Jan 26, 2003 9:02 AM
But some things to think about:

1. If there was an inherent problem with integrated, frame manufacturers would have seen it from the past 2 racing seasons.

2. Just because an integrated headset does well in racing conditions (hard use, but skilled mechanics wrenching), doesn't mean it will do well with consumers (anything goes).

3. Interestingly, frame manufacturers may have put themselves in precarious position, having to replace frames for headset/headtube problems whereas that exposure hardly existed before. Perhaps they will make good on any problems at huge cost (frame and headset replacement) or maybe they will disclaim warranty and say it is normal wear and tear.

4. Regardless, I would like to have the "internal" kind where there is no bearing contact with the headtube.
Once againLazywriter
Jan 26, 2003 9:12 AM
Pure speculation. I agree that I would only buy a integrated HS with the cups to protect the inside of the frame. That is how most of the better frames are made.
If the pros are racing these things without incident, then consumers like us shouldn't have any issues. It is no different in adjusting an integrated headset than any other threadless hs. No different. So where is the problem?
Thick metal pressed in cups to protect the frame and your typical threadless adjustment. Where is the problem???????????????? You cannot find one.
re: I was right once again. (Paranoia over integrated headsets)bugleboy
Jan 26, 2003 1:39 PM
The vortex is made or 6.4 titianium which is much harder than 3.2. one reason for maybe not having an interated system is because it might be too expensive to machine the head tube. It has been just recently that they have been able to draw 6.4 ti as a tube instead of welding a sheet into a tube.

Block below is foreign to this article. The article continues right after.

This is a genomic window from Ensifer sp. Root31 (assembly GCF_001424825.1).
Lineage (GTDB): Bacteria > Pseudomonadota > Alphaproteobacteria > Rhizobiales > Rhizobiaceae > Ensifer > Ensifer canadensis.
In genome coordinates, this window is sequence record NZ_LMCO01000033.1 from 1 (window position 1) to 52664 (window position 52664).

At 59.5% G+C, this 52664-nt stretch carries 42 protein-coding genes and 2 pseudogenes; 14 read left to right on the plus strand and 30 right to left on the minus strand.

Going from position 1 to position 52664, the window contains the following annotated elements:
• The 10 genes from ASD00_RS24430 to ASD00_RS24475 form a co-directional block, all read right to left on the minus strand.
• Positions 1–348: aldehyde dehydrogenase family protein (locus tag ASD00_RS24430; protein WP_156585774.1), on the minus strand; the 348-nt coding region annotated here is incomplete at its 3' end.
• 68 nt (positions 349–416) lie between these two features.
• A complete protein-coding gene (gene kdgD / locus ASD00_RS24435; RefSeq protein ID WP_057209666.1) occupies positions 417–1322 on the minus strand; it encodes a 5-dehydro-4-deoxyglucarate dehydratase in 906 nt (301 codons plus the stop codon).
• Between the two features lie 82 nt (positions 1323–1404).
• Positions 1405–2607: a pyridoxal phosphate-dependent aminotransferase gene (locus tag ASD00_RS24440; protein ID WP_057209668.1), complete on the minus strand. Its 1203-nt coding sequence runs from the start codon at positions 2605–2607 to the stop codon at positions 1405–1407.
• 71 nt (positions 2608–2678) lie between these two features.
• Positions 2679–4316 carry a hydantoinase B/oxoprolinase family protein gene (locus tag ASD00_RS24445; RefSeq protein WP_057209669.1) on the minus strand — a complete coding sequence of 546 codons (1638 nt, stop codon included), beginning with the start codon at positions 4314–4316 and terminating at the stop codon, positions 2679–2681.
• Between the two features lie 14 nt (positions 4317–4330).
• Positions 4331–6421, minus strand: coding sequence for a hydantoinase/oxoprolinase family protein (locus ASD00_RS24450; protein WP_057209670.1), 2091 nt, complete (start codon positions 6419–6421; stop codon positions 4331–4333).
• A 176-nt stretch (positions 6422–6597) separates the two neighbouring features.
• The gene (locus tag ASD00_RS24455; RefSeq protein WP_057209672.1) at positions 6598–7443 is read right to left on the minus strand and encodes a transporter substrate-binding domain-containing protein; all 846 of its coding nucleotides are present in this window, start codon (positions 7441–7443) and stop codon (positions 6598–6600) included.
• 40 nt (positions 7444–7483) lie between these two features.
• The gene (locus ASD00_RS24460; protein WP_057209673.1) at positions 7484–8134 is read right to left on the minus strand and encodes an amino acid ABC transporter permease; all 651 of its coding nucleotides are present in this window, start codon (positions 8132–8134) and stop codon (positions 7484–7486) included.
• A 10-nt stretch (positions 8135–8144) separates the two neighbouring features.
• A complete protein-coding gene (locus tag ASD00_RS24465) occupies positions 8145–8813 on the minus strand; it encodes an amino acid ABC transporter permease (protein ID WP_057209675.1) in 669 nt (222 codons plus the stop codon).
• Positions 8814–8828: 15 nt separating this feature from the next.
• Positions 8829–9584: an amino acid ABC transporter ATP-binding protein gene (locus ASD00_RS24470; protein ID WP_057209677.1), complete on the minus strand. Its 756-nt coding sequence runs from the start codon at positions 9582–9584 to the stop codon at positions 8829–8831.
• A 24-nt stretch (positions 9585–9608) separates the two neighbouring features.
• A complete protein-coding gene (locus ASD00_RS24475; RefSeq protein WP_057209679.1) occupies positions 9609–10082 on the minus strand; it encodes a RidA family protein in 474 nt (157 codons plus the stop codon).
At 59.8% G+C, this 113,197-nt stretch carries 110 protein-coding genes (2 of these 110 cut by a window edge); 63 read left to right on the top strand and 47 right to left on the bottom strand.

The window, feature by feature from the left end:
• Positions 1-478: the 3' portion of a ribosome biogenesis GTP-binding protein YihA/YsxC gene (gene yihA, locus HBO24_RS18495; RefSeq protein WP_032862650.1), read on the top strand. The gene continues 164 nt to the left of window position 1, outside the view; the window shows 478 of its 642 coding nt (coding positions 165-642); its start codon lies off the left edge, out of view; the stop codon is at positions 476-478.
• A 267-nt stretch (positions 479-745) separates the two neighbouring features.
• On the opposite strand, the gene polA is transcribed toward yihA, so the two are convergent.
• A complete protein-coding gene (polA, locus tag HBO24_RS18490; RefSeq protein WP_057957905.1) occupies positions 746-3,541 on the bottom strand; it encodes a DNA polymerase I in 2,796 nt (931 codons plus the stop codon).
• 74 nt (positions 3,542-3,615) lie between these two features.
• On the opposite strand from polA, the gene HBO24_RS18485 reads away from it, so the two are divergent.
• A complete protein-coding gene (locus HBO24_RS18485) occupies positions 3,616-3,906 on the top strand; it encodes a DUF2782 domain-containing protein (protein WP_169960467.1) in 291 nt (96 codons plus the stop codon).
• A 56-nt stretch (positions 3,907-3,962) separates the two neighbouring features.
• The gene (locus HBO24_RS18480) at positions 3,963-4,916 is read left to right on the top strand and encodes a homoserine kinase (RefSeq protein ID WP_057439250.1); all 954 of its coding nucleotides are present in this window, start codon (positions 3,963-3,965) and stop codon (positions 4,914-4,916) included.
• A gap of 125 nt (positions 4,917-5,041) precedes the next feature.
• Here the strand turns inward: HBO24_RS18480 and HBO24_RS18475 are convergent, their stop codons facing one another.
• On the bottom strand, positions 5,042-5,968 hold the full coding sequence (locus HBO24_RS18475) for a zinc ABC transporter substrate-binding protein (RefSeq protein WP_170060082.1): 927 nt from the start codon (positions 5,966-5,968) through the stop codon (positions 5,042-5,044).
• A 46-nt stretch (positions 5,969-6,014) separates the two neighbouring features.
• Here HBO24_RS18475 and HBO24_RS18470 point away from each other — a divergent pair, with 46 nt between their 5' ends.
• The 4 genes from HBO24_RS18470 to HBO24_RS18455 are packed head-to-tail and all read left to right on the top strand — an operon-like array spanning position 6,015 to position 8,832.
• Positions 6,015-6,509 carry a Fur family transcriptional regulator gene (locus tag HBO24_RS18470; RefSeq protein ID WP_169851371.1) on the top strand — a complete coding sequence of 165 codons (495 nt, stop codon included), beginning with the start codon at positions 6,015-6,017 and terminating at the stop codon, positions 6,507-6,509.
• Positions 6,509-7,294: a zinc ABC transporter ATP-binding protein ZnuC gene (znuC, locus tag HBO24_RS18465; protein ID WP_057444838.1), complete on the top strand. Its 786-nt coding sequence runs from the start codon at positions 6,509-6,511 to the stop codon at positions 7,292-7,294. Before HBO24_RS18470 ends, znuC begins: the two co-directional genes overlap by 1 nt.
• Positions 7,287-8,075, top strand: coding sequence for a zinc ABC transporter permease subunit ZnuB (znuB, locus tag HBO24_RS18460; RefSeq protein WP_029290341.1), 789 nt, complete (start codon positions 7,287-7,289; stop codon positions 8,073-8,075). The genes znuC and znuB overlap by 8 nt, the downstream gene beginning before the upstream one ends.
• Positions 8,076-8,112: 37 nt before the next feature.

But they have changed since conceived.bugleboy
Jan 26, 2003 8:53 AM
When integrated headsets first came out the bearings lay naked into the head tube. That did have adverse affects if not properly adjusted. How couldn't it with the bearings directly in contact with the inside of the headtube, especially if the headtube wasn't well machined. Now a lot of the Integrated headsets have cups that fit into the headset. Most company's will include headsets that has the cups. Example Cannondale and Specialized(even on the Sworks). They whole thing originally was to eliminate the cups to eliminate the weight. That theory is out the window now isn't it? By the way Chris Kind does make an integrated headset(with cups). So your right... kind of, but only after they have gone through an evolutionary process. I guess if we all were to wait long enough something that we stated might become the truth. You might be the next Nostrdamis(sp?)
But they have changed since conceived.motta
Jan 26, 2003 9:03 AM
That is not true. There has never been an integrated design that had the bearing races machined into the headtube.
Jan 26, 2003 1:25 PM
Schwinn's ICBM (in the mountain bike realm, before the nosedive/bankruptcy) did machine the headtube as the bearing race (foolishly). If you ruin this, you get to upgrade your frame with something more sensible, like a zero-stack headset design.
But they have changed since conceived.Lazywriter
Jan 26, 2003 9:06 AM
I agree and stated in above post that I would only have gotten a frame with the "cups" which protect the frame. People still talked about this design as flawed when in reality, it is no different (essentially) than a traditional headset except that the integrated is more easily installed and maintained.